Colonial Contracting, Inc. Siding Installation

Siding or wall cladding is the protective material attached to the exterior side of a wall of a house or other building. Along with the roof, it forms the first line of defense against the elements, most importantly sun, rain/snow, heat and cold, thus creating a stable, more comfortable environment on the interior side. The siding material and style also can enhance the building’s beauty. There is a wide and expanding variety of materials to side with, both natural and artificial, each with its own benefits and drawbacks. Masonry walls as such do not require siding, but any wall can be sided. Walls that are internally framed, whether with wood, or steel I-beams, however, must always be sided.

Most siding consists of pieces of weather-resistant material that are smaller than the wall they cover, to allow for expansion and contraction of the materials due to moisture and temperature changes. There are various styles of joining the pieces, from board and batton, where the butt joints between panels is covered with a thin strip (usually 1 to 2 inches wide) of wood, to a variety of clapboard, also called lap siding, in which planks are laid horizontally across the wall starting from the bottom, and building up, the board below overlapped by the board above it. These techniques of joinery are designed to prevent water from entering the walls. Siding that does not consist of pieces joined together would include stucco, which is widely used in the Southwest. It is a plaster-like siding and is applied over a lattice, just like plaster. However, because of the lack of joints, it eventually cracks and is susceptible to water damage. Rainscreen construction is used to improve siding’s ability to keep walls dry.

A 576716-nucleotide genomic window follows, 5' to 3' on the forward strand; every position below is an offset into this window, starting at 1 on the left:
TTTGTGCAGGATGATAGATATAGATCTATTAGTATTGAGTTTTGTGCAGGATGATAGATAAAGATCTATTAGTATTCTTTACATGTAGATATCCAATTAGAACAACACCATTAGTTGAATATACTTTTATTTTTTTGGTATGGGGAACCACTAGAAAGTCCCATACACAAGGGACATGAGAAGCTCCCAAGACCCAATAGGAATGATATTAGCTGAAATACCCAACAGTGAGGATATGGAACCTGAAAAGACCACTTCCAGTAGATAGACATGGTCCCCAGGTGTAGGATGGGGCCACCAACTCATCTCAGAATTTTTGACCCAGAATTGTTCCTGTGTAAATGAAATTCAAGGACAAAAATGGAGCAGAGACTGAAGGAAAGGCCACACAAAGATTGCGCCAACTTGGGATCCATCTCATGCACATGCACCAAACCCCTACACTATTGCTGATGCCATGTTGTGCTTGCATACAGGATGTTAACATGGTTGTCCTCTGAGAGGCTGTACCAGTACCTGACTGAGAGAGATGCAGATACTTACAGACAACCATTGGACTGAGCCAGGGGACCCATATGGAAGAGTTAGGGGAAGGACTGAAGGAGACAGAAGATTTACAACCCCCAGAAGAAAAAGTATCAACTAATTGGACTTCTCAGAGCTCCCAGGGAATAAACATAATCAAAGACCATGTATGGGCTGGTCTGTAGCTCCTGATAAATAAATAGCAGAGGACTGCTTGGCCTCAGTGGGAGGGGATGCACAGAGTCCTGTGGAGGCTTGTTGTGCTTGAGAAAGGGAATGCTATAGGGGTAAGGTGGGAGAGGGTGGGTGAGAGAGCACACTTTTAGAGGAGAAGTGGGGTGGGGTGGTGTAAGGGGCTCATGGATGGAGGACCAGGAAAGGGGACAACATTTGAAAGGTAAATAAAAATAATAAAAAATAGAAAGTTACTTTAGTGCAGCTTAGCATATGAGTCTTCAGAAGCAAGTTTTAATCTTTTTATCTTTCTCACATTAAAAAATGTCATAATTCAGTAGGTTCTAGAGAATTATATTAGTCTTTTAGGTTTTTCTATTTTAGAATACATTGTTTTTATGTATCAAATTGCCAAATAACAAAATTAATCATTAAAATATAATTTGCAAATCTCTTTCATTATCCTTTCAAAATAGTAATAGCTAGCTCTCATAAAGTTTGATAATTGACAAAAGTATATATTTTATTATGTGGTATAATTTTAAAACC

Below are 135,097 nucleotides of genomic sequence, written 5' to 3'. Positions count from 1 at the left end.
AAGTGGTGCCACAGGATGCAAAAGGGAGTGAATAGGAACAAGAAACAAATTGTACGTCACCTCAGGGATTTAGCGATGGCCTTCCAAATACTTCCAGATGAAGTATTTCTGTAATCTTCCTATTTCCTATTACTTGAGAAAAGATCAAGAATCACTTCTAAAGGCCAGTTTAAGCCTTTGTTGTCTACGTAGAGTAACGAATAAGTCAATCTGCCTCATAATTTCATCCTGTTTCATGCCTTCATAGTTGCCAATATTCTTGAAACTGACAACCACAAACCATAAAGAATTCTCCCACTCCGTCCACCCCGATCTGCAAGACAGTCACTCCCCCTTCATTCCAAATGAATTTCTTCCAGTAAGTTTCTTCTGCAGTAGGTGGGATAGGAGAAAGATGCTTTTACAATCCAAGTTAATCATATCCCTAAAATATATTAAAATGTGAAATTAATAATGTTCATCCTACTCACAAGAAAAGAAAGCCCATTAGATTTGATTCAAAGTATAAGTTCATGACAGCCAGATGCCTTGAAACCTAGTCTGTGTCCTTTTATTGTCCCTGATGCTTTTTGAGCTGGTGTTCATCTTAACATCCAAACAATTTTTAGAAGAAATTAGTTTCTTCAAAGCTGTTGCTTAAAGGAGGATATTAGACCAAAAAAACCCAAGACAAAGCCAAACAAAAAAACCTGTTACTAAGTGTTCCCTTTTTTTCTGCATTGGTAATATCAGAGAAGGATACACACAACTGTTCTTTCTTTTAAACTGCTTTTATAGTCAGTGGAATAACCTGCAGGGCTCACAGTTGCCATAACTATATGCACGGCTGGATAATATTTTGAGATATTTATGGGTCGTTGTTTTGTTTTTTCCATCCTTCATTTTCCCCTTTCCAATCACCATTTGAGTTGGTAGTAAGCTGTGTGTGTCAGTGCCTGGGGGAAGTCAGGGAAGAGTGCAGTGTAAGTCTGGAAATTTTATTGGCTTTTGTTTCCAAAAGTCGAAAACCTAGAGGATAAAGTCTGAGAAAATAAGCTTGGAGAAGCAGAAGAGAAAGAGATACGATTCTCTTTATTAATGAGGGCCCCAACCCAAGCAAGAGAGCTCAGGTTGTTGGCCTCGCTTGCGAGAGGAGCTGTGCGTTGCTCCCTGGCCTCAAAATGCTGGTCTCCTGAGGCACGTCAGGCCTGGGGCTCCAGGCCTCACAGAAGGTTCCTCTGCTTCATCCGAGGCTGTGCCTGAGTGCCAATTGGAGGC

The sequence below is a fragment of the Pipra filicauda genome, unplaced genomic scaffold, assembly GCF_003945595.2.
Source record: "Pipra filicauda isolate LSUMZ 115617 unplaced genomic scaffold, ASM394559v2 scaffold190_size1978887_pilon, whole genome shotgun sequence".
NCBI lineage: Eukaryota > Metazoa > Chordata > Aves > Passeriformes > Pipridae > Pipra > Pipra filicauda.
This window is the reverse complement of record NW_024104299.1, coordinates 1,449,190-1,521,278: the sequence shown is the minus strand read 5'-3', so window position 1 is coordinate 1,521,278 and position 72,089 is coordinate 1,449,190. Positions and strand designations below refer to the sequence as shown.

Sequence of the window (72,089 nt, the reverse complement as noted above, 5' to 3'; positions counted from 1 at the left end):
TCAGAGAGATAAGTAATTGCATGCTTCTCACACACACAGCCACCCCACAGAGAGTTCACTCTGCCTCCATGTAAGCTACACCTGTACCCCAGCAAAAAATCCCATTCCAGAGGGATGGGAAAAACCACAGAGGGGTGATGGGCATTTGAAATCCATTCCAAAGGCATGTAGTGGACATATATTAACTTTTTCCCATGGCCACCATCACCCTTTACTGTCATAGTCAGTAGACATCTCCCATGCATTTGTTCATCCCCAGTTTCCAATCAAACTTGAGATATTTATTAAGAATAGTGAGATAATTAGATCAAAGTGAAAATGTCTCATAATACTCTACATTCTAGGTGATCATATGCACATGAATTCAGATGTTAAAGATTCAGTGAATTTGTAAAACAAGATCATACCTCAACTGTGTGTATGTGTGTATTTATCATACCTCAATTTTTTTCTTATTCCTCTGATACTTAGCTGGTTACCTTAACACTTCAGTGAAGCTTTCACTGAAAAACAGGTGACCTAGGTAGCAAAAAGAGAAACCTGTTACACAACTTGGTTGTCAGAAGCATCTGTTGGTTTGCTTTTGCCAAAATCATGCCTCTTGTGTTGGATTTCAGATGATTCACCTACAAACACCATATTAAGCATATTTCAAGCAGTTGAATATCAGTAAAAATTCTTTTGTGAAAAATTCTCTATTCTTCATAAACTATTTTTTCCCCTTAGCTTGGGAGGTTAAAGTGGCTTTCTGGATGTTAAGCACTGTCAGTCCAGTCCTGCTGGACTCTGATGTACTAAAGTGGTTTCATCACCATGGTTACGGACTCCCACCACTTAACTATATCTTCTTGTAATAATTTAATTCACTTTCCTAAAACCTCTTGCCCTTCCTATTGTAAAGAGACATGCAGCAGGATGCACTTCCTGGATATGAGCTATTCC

Types of Siding

Cedar “shake” siding was used in early New England construction and was revived in Shingle Style and Queen Anne style architecture in the late 19th century.

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Clapboards

Wood siding in overlapping horizontal rows or “courses” is called clapboard, weatherboard (British English), or bevel siding which is made with beveled boards, thin at the top edge and thick at the butt.